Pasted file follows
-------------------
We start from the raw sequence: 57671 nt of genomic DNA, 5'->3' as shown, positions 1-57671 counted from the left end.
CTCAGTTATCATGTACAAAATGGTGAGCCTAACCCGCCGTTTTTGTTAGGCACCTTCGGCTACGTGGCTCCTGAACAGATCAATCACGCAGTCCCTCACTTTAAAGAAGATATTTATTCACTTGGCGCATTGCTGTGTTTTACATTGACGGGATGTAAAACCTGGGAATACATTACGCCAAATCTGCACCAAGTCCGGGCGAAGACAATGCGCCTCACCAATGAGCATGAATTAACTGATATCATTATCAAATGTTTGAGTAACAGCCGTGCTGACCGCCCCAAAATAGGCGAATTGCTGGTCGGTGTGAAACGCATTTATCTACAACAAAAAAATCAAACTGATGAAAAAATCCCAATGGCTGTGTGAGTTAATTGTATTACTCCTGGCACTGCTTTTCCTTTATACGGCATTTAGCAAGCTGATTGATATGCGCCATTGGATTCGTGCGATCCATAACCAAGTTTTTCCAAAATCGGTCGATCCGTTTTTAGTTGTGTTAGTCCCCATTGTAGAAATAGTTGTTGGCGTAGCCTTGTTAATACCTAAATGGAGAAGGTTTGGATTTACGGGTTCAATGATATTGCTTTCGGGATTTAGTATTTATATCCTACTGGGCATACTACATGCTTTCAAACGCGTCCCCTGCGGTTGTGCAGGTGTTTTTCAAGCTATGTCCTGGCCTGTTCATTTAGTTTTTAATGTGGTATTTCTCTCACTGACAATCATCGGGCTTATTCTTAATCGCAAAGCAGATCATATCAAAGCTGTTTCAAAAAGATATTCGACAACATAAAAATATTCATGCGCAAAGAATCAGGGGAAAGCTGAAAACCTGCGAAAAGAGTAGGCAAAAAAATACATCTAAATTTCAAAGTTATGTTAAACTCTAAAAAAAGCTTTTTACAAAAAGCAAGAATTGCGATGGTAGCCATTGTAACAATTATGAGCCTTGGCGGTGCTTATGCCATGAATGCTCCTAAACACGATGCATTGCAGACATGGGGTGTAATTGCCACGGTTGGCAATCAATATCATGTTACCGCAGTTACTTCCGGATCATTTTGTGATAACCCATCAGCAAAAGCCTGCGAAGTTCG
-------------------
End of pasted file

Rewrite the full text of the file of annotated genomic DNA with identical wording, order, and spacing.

We start from the raw sequence: 57671 nt of genomic DNA, 5'->3' as shown, positions 1-57671 counted from the left end.
CTCAGTTATCATGTACAAAATGGTGAGCCTAACCCGCCGTTTTTGTTAGGCACCTTCGGCTACGTGGCTCCTGAACAGATCAATCACGCAGTCCCTCACTTTAAAGAAGATATTTATTCACTTGGCGCATTGCTGTGTTTTACATTGACGGGATGTAAAACCTGGGAATACATTACGCCAAATCTGCACCAAGTCCGGGCGAAGACAATGCGCCTCACCAATGAGCATGAATTAACTGATATCATTATCAAATGTTTGAGTAACAGCCGTGCTGACCGCCCCAAAATAGGCGAATTGCTGGTCGGTGTGAAACGCATTTATCTACAACAAAAAAATCAAACTGATGAAAAAATCCCAATGGCTGTGTGAGTTAATTGTATTACTCCTGGCACTGCTTTTCCTTTATACGGCATTTAGCAAGCTGATTGATATGCGCCATTGGATTCGTGCGATCCATAACCAAGTTTTTCCAAAATCGGTCGATCCGTTTTTAGTTGTGTTAGTCCCCATTGTAGAAATAGTTGTTGGCGTAGCCTTGTTAATACCTAAATGGAGAAGGTTTGGATTTACGGGTTCAATGATATTGCTTTCGGGATTTAGTATTTATATCCTACTGGGCATACTACATGCTTTCAAACGCGTCCCCTGCGGTTGTGCAGGTGTTTTTCAAGCTATGTCCTGGCCTGTTCATTTAGTTTTTAATGTGGTATTTCTCTCACTGACAATCATCGGGCTTATTCTTAATCGCAAAGCAGATCATATCAAAGCTGTTTCAAAAAGATATTCGACAACATAAAAATATTCATGCGCAAAGAATCAGGGGAAAGCTGAAAACCTGCGAAAAGAGTAGGCAAAAAAATACATCTAAATTTCAAAGTTATGTTAAACTCTAAAAAAAGCTTTTTACAAAAAGCAAGAATTGCGATGGTAGCCATTGTAACAATTATGAGCCTTGGCGGTGCTTATGCCATGAATGCTCCTAAACACGATGCATTGCAGACATGGGGTGTAATTGCCACGGTTGGCAATCAATATCATGTTACCGCAGTTACTTCCGGATCATTTTGTGATAACCCATCAGCAAAAGCCTGCGAAGTTCG